By John Allman (firstname.lastname@example.org). Contact me here
Being a realtor in this neck of the woods is rather hard I must say. Yesterday I sat down and compiled a set of real estate statistics for the city of Mukilteo going back two years. I usually look at these statistics on a monthly basis but yesterday was the first time I compiled those into a spreadsheet to look at the market over time. My goal is to go back as far as I can in order to get a good insight to how the Mukilteo market is performing currently as compared to previous years but I thought I would start just by comparing the last 2 years, which will show fairly clearly the decline of the local market in terms of sales volumes and pricing trends.
And then it hit me..
What finally prompted me to actually get going on this was the shockingly low number of closings in Mukilteo in the month of January 2009. When I pulled up the closings for the month, I was surprised to see that they were less than half of any prior month for as far back as I could remember. One normally expects January to be somewhat slow but even as compared to the last two Januarys, the number of closings was extremely low.
In January of 2009, we had 4 closings in all of the Mukilteo 98275 area code (click here for raw transaction data). This is an area with a population of more than 20,000, where we currently have 135 active listings. Yes folks, that means we currently have an absorption rate of approximately 34 months – that’s nearly 3 years worth of inventory at the current rate of closed sales. The good news is that the number of listings isn’t all that much higher than it was a year ago, but the rate of sales slowed almost to a standstill.
From a Seller’s POV
Another way to look at this, is to look at a seller’s chance of sale. Sellers in Mukilteo had a 3% chance of selling their homes in January 2009. During the brisk real estate market, the chance of making a sale was more in the 30% – 40% range! This is similar to what happened in KLCC properties in Kuala Lumpur back in 2011 (source: KLCC Condominiums Encyclopedia), and yet somehow that is how different things are now.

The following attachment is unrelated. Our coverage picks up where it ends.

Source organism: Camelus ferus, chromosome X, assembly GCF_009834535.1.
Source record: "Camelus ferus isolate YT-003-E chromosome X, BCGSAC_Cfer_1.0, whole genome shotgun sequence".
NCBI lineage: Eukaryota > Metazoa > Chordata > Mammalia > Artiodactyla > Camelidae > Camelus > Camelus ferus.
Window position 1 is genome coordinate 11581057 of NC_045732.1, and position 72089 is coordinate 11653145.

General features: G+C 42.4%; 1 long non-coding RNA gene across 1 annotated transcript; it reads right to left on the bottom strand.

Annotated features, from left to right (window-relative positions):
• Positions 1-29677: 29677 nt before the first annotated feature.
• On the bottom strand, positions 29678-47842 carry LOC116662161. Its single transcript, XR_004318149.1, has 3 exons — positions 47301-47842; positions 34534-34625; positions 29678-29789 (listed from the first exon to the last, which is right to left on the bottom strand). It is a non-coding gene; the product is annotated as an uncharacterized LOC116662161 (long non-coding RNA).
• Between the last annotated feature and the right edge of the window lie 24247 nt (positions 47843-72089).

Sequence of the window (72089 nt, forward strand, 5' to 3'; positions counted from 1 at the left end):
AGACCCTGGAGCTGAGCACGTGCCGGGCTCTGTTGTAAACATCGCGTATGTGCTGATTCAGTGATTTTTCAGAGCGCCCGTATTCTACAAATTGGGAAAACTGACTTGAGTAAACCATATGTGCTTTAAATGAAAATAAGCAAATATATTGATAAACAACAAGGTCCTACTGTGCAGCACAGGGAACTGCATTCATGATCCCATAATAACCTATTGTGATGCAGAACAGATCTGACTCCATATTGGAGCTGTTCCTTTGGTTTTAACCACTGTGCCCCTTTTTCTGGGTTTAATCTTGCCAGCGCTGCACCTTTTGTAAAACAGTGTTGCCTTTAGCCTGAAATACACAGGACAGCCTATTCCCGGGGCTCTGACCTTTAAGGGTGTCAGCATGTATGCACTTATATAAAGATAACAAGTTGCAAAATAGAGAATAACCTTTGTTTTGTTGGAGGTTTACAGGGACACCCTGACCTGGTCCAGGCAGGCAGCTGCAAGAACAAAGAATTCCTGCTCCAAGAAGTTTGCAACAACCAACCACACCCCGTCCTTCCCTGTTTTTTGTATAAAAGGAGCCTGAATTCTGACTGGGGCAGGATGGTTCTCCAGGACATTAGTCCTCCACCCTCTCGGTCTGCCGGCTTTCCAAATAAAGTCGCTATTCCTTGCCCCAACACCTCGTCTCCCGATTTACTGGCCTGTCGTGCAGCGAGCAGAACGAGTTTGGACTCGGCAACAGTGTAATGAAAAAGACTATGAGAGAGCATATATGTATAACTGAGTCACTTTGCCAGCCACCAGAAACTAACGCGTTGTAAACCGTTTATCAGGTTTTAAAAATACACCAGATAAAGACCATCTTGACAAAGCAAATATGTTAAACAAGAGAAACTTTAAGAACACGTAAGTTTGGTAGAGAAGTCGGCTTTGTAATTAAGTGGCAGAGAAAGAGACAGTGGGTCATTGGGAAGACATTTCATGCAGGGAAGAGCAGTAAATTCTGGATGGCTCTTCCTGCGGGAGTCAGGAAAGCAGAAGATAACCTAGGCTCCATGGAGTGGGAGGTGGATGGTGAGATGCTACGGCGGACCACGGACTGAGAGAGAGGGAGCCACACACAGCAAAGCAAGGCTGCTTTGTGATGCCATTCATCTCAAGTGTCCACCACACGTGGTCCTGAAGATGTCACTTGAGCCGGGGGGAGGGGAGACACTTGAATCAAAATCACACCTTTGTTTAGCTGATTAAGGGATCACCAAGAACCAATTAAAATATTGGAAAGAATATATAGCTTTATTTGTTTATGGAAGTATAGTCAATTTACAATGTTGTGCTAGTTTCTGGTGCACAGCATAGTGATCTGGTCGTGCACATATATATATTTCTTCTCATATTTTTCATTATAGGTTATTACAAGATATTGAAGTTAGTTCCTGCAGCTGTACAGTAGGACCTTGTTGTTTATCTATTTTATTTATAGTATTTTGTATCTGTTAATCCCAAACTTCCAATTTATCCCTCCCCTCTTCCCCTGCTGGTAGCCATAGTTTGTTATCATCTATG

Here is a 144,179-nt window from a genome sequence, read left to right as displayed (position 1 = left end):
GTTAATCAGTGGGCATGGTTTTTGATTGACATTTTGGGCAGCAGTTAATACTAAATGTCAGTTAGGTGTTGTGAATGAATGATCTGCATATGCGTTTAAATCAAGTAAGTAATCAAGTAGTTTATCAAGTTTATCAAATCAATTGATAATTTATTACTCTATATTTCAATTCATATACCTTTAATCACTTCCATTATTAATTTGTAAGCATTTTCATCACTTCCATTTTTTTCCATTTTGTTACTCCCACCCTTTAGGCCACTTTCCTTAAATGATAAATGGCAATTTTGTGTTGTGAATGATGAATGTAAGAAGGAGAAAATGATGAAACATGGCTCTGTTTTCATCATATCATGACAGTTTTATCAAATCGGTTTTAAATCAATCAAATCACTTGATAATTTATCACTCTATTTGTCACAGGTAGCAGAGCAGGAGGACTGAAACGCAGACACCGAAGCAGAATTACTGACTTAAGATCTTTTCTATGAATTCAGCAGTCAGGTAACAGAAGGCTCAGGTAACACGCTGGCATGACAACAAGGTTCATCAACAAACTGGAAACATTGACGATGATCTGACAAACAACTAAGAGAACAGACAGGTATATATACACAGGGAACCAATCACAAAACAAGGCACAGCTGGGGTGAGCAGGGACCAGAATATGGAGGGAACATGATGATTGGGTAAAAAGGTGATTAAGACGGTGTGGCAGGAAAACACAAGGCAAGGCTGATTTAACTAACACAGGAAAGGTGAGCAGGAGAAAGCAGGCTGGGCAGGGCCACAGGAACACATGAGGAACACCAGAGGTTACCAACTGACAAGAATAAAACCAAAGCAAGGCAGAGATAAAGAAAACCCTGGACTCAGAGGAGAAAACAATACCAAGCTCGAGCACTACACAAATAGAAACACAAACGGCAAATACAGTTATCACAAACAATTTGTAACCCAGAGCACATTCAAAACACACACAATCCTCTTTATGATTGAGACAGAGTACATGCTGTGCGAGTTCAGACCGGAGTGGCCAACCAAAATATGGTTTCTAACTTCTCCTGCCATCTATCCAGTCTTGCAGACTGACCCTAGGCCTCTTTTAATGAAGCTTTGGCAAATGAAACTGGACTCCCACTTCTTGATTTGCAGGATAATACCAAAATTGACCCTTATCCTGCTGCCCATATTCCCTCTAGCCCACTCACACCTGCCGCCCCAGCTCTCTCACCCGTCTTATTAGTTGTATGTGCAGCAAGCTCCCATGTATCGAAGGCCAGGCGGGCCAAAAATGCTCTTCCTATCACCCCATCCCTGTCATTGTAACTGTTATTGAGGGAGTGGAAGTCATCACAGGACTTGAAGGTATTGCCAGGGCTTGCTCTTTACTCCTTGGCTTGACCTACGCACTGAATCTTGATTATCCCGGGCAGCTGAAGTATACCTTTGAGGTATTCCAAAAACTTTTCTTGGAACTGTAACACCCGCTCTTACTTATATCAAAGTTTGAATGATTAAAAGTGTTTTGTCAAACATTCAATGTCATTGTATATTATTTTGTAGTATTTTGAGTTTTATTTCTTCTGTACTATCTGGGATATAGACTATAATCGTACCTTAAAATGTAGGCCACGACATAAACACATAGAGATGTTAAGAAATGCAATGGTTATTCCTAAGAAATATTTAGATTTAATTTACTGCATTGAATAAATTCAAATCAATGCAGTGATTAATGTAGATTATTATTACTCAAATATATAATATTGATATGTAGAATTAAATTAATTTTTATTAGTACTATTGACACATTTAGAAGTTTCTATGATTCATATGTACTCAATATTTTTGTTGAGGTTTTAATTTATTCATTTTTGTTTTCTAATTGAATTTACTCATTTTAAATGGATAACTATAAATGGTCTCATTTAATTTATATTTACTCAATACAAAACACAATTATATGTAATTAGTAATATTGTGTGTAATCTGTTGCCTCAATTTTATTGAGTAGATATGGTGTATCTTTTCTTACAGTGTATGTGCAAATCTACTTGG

I attribute this state of affairs to continued weakness in housing locally (as illustrated by this article in the PI on Friday, calling the Seattle area out as having the largest drop in sales in the US), combined with December’s snowstorms and overall lack of confidence on the part of consumers–as well as a relatively seasonal market for real estate in Mukilteo even under the best of circumstances.
However, we folks here at North Sound Property News thinks it’s important to remember that “this too shall pass.” As Crellin points out, we began our decline only last year. The markets that were ahead of us, such as California, have already begun to rebound, and the National Association of Realtors also reported an increase in sales nationally of 7% year over year in December. My thought is that we probably have another year or so of low levels of sales and declining prices before we reach a level where real estate as an asset class makes financial sense in a more conservative environment. That’s barring massive layoffs and widespread financial disaster. When the cash flow picture becomes more favorable, investors are likely to begin leading the way back into the market. I know of quite a few investors currently in “wait and see mode.” The upshot of this in my opinion is that further price declines in the coming year are highly likely.